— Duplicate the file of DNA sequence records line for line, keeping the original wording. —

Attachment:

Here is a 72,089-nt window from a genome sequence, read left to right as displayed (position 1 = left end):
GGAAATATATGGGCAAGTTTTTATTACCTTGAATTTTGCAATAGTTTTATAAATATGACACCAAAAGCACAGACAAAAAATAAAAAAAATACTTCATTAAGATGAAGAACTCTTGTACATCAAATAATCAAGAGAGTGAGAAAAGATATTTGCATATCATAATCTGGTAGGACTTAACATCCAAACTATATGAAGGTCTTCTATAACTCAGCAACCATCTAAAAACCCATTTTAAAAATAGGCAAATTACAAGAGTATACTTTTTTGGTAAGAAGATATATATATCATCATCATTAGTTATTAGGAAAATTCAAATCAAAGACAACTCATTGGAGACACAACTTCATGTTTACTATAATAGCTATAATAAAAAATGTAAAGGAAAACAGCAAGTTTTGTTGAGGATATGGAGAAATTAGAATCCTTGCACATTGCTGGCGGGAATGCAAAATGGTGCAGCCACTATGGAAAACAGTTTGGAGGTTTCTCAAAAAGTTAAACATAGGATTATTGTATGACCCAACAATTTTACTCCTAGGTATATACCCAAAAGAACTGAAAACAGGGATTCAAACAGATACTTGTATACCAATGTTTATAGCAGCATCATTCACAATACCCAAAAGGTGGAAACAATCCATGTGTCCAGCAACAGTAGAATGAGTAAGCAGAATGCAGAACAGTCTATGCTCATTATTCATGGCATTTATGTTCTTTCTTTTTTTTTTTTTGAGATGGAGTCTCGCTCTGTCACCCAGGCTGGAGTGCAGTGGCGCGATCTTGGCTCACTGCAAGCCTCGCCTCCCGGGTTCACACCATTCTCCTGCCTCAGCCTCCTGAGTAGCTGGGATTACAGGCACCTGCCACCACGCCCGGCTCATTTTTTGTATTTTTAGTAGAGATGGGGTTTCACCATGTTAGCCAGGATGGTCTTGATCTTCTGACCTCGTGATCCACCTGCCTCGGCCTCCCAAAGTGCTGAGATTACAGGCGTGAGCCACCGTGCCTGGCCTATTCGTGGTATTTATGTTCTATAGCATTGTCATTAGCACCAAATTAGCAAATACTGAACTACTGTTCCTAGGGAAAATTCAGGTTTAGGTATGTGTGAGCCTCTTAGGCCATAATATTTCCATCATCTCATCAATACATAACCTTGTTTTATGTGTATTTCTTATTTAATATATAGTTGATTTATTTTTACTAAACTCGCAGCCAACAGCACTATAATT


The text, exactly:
Here is a 72,089-nt window from a genome sequence, read left to right as displayed (position 1 = left end):
GGAAATATATGGGCAAGTTTTTATTACCTTGAATTTTGCAATAGTTTTATAAATATGACACCAAAAGCACAGACAAAAAATAAAAAAAATACTTCATTAAGATGAAGAACTCTTGTACATCAAATAATCAAGAGAGTGAGAAAAGATATTTGCATATCATAATCTGGTAGGACTTAACATCCAAACTATATGAAGGTCTTCTATAACTCAGCAACCATCTAAAAACCCATTTTAAAAATAGGCAAATTACAAGAGTATACTTTTTTGGTAAGAAGATATATATATCATCATCATTAGTTATTAGGAAAATTCAAATCAAAGACAACTCATTGGAGACACAACTTCATGTTTACTATAATAGCTATAATAAAAAATGTAAAGGAAAACAGCAAGTTTTGTTGAGGATATGGAGAAATTAGAATCCTTGCACATTGCTGGCGGGAATGCAAAATGGTGCAGCCACTATGGAAAACAGTTTGGAGGTTTCTCAAAAAGTTAAACATAGGATTATTGTATGACCCAACAATTTTACTCCTAGGTATATACCCAAAAGAACTGAAAACAGGGATTCAAACAGATACTTGTATACCAATGTTTATAGCAGCATCATTCACAATACCCAAAAGGTGGAAACAATCCATGTGTCCAGCAACAGTAGAATGAGTAAGCAGAATGCAGAACAGTCTATGCTCATTATTCATGGCATTTATGTTCTTTCTTTTTTTTTTTTTGAGATGGAGTCTCGCTCTGTCACCCAGGCTGGAGTGCAGTGGCGCGATCTTGGCTCACTGCAAGCCTCGCCTCCCGGGTTCACACCATTCTCCTGCCTCAGCCTCCTGAGTAGCTGGGATTACAGGCACCTGCCACCACGCCCGGCTCATTTTTTGTATTTTTAGTAGAGATGGGGTTTCACCATGTTAGCCAGGATGGTCTTGATCTTCTGACCTCGTGATCCACCTGCCTCGGCCTCCCAAAGTGCTGAGATTACAGGCGTGAGCCACCGTGCCTGGCCTATTCGTGGTATTTATGTTCTATAGCATTGTCATTAGCACCAAATTAGCAAATACTGAACTACTGTTCCTAGGGAAAATTCAGGTTTAGGTATGTGTGAGCCTCTTAGGCCATAATATTTCCATCATCTCATCAATACATAACCTTGTTTTATGTGTATTTCTTATTTAATATATAGTTGATTTATTTTTACTAAACTCGCAGCCAACAGCACTATAATT